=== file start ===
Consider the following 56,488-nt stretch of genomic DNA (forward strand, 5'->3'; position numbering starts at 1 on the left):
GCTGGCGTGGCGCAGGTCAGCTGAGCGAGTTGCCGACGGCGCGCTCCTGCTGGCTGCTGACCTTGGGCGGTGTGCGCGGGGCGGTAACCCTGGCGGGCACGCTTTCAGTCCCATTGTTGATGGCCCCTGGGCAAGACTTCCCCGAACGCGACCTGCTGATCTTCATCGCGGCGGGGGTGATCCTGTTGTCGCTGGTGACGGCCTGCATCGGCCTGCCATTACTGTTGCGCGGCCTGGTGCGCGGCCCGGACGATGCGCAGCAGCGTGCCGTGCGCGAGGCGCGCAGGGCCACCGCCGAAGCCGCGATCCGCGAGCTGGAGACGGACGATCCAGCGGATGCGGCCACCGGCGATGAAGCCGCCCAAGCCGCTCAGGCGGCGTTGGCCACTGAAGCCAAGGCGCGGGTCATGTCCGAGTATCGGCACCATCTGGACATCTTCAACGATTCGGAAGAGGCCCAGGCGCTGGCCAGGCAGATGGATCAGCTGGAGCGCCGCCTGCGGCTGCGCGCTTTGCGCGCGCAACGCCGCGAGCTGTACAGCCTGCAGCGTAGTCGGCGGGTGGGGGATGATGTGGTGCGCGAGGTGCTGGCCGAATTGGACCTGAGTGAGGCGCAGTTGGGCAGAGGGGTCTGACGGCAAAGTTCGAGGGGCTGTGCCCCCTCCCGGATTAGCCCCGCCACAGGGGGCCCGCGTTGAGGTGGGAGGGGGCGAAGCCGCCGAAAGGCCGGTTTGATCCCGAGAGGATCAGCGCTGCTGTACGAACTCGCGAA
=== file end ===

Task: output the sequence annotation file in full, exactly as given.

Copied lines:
Consider the following 56,488-nt stretch of genomic DNA (forward strand, 5'->3'; position numbering starts at 1 on the left):
GCTGGCGTGGCGCAGGTCAGCTGAGCGAGTTGCCGACGGCGCGCTCCTGCTGGCTGCTGACCTTGGGCGGTGTGCGCGGGGCGGTAACCCTGGCGGGCACGCTTTCAGTCCCATTGTTGATGGCCCCTGGGCAAGACTTCCCCGAACGCGACCTGCTGATCTTCATCGCGGCGGGGGTGATCCTGTTGTCGCTGGTGACGGCCTGCATCGGCCTGCCATTACTGTTGCGCGGCCTGGTGCGCGGCCCGGACGATGCGCAGCAGCGTGCCGTGCGCGAGGCGCGCAGGGCCACCGCCGAAGCCGCGATCCGCGAGCTGGAGACGGACGATCCAGCGGATGCGGCCACCGGCGATGAAGCCGCCCAAGCCGCTCAGGCGGCGTTGGCCACTGAAGCCAAGGCGCGGGTCATGTCCGAGTATCGGCACCATCTGGACATCTTCAACGATTCGGAAGAGGCCCAGGCGCTGGCCAGGCAGATGGATCAGCTGGAGCGCCGCCTGCGGCTGCGCGCTTTGCGCGCGCAACGCCGCGAGCTGTACAGCCTGCAGCGTAGTCGGCGGGTGGGGGATGATGTGGTGCGCGAGGTGCTGGCCGAATTGGACCTGAGTGAGGCGCAGTTGGGCAGAGGGGTCTGACGGCAAAGTTCGAGGGGCTGTGCCCCCTCCCGGATTAGCCCCGCCACAGGGGGCCCGCGTTGAGGTGGGAGGGGGCGAAGCCGCCGAAAGGCCGGTTTGATCCCGAGAGGATCAGCGCTGCTGTACGAACTCGCGAA